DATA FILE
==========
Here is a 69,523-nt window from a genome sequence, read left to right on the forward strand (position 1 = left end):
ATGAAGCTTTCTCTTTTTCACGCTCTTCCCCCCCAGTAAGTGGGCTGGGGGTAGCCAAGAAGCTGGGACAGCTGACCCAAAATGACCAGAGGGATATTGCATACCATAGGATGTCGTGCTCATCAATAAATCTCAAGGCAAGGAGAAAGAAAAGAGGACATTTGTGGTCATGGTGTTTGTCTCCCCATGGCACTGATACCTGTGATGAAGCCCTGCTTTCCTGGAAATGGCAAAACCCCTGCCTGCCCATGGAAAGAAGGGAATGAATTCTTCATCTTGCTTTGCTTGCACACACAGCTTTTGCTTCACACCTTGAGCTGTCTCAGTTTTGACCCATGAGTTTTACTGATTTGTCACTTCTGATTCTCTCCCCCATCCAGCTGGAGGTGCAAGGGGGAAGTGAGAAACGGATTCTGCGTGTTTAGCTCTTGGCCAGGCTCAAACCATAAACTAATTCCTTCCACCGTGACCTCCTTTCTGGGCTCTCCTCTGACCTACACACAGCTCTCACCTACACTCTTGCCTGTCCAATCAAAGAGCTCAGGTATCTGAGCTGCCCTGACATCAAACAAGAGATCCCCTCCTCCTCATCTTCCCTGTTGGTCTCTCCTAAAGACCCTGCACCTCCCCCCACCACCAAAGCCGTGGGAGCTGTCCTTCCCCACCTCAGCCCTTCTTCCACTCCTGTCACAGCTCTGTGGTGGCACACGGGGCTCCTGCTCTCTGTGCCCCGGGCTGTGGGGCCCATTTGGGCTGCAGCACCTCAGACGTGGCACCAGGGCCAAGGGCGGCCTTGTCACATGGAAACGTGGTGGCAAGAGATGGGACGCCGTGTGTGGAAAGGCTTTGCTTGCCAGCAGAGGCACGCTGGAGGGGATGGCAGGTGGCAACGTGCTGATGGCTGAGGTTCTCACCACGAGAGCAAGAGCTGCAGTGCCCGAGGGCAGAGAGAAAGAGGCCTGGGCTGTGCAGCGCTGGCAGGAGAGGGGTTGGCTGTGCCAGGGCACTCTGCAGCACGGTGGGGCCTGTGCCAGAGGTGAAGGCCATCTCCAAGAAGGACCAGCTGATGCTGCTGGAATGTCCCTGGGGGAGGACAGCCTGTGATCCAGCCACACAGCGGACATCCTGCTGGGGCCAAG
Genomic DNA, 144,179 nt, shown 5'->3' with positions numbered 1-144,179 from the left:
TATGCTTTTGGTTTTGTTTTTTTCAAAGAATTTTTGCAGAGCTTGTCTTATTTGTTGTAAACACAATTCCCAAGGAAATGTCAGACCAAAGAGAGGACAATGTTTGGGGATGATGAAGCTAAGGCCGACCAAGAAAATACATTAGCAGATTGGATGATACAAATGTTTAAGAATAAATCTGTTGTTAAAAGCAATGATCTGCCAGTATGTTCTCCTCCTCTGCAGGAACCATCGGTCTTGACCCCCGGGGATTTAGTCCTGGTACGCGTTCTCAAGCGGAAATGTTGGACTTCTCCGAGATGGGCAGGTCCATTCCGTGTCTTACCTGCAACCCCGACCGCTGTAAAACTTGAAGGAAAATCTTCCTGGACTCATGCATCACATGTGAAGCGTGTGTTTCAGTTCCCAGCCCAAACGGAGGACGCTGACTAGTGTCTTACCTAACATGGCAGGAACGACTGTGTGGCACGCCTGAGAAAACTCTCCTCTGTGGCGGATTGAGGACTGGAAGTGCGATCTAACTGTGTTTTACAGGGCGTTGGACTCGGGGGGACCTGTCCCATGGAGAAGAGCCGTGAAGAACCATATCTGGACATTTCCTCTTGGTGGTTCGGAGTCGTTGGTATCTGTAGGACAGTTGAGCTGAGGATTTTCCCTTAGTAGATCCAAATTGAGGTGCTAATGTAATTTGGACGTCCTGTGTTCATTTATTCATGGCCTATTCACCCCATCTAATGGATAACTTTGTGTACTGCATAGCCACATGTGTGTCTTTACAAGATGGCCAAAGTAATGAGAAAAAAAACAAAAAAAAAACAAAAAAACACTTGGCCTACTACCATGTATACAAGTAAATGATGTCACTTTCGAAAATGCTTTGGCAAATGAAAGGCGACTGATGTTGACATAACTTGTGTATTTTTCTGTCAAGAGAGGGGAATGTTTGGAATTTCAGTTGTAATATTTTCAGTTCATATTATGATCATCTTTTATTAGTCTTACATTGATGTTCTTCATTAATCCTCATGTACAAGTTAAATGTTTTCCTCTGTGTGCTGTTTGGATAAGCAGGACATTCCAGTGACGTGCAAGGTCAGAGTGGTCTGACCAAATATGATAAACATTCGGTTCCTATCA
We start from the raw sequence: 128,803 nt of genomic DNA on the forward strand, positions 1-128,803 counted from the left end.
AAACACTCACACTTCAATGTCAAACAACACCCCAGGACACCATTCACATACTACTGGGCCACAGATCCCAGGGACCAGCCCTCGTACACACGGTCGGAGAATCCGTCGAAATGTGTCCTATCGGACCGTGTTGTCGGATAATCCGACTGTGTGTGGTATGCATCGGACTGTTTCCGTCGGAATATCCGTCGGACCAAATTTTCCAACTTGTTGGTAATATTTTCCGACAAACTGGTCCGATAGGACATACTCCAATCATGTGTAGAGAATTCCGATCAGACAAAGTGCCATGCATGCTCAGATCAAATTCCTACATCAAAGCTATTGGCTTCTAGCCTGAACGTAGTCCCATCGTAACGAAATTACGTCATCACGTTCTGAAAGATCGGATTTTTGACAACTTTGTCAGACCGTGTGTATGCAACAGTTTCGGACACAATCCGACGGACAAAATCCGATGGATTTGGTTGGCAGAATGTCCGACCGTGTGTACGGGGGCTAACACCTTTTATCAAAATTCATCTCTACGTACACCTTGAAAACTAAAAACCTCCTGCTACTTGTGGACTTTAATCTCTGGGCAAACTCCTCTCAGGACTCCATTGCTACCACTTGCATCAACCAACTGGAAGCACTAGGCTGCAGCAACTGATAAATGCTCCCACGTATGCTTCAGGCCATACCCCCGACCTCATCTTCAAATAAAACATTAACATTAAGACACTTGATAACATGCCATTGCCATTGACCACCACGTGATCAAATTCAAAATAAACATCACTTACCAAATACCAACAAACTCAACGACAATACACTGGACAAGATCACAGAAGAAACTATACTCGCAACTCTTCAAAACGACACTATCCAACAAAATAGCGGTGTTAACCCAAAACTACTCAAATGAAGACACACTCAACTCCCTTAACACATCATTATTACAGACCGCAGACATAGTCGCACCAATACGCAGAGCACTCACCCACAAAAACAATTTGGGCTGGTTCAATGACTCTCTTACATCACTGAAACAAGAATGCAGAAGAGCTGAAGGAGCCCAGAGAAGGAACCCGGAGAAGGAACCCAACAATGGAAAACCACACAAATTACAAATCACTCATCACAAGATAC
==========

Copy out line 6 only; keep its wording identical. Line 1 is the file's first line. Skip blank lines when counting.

AAACACTCACACTTCAATGTCAAACAACACCCCAGGACACCATTCACATACTACTGGGCCACAGATCCCAGGGACCAGCCCTCGTACACACGGTCGGAGAATCCGTCGAAATGTGTCCTATCGGACCGTGTTGTCGGATAATCCGACTGTGTGTGGTATGCATCGGACTGTTTCCGTCGGAATATCCGTCGGACCAAATTTTCCAACTTGTTGGTAATATTTTCCGACAAACTGGTCCGATAGGACATACTCCAATCATGTGTAGAGAATTCCGATCAGACAAAGTGCCATGCATGCTCAGATCAAATTCCTACATCAAAGCTATTGGCTTCTAGCCTGAACGTAGTCCCATCGTAACGAAATTACGTCATCACGTTCTGAAAGATCGGATTTTTGACAACTTTGTCAGACCGTGTGTATGCAACAGTTTCGGACACAATCCGACGGACAAAATCCGATGGATTTGGTTGGCAGAATGTCCGACCGTGTGTACGGGGGCTAACACCTTTTATCAAAATTCATCTCTACGTACACCTTGAAAACTAAAAACCTCCTGCTACTTGTGGACTTTAATCTCTGGGCAAACTCCTCTCAGGACTCCATTGCTACCACTTGCATCAACCAACTGGAAGCACTAGGCTGCAGCAACTGATAAATGCTCCCACGTATGCTTCAGGCCATACCCCCGACCTCATCTTCAAATAAAACATTAACATTAAGACACTTGATAACATGCCATTGCCATTGACCACCACGTGATCAAATTCAAAATAAACATCACTTACCAAATACCAACAAACTCAACGACAATACACTGGACAAGATCACAGAAGAAACTATACTCGCAACTCTTCAAAACGACACTATCCAACAAAATAGCGGTGTTAACCCAAAACTACTCAAATGAAGACACACTCAACTCCCTTAACACATCATTATTACAGACCGCAGACATAGTCGCACCAATACGCAGAGCACTCACCCACAAAAACAATTTGGGCTGGTTCAATGACTCTCTTACATCACTGAAACAAGAATGCAGAAGAGCTGAAGGAGCCCAGAGAAGGAACCCGGAGAAGGAACCCAACAATGGAAAACCACACAAATTACAAATCACTCATCACAAGATAC